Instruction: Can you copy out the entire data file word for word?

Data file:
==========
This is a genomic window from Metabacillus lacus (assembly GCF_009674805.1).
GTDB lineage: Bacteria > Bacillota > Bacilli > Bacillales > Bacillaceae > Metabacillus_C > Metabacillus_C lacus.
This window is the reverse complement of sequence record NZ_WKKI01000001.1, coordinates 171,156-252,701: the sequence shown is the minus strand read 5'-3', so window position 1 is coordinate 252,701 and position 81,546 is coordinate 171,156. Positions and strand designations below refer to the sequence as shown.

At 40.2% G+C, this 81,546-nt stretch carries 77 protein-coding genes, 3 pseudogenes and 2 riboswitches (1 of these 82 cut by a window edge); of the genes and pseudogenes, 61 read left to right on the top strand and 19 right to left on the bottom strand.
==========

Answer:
This is a genomic window from Metabacillus lacus (assembly GCF_009674805.1).
GTDB lineage: Bacteria > Bacillota > Bacilli > Bacillales > Bacillaceae > Metabacillus_C > Metabacillus_C lacus.
This window is the reverse complement of sequence record NZ_WKKI01000001.1, coordinates 171,156-252,701: the sequence shown is the minus strand read 5'-3', so window position 1 is coordinate 252,701 and position 81,546 is coordinate 171,156. Positions and strand designations below refer to the sequence as shown.

At 40.2% G+C, this 81,546-nt stretch carries 77 protein-coding genes, 3 pseudogenes and 2 riboswitches (1 of these 82 cut by a window edge); of the genes and pseudogenes, 61 read left to right on the top strand and 19 right to left on the bottom strand.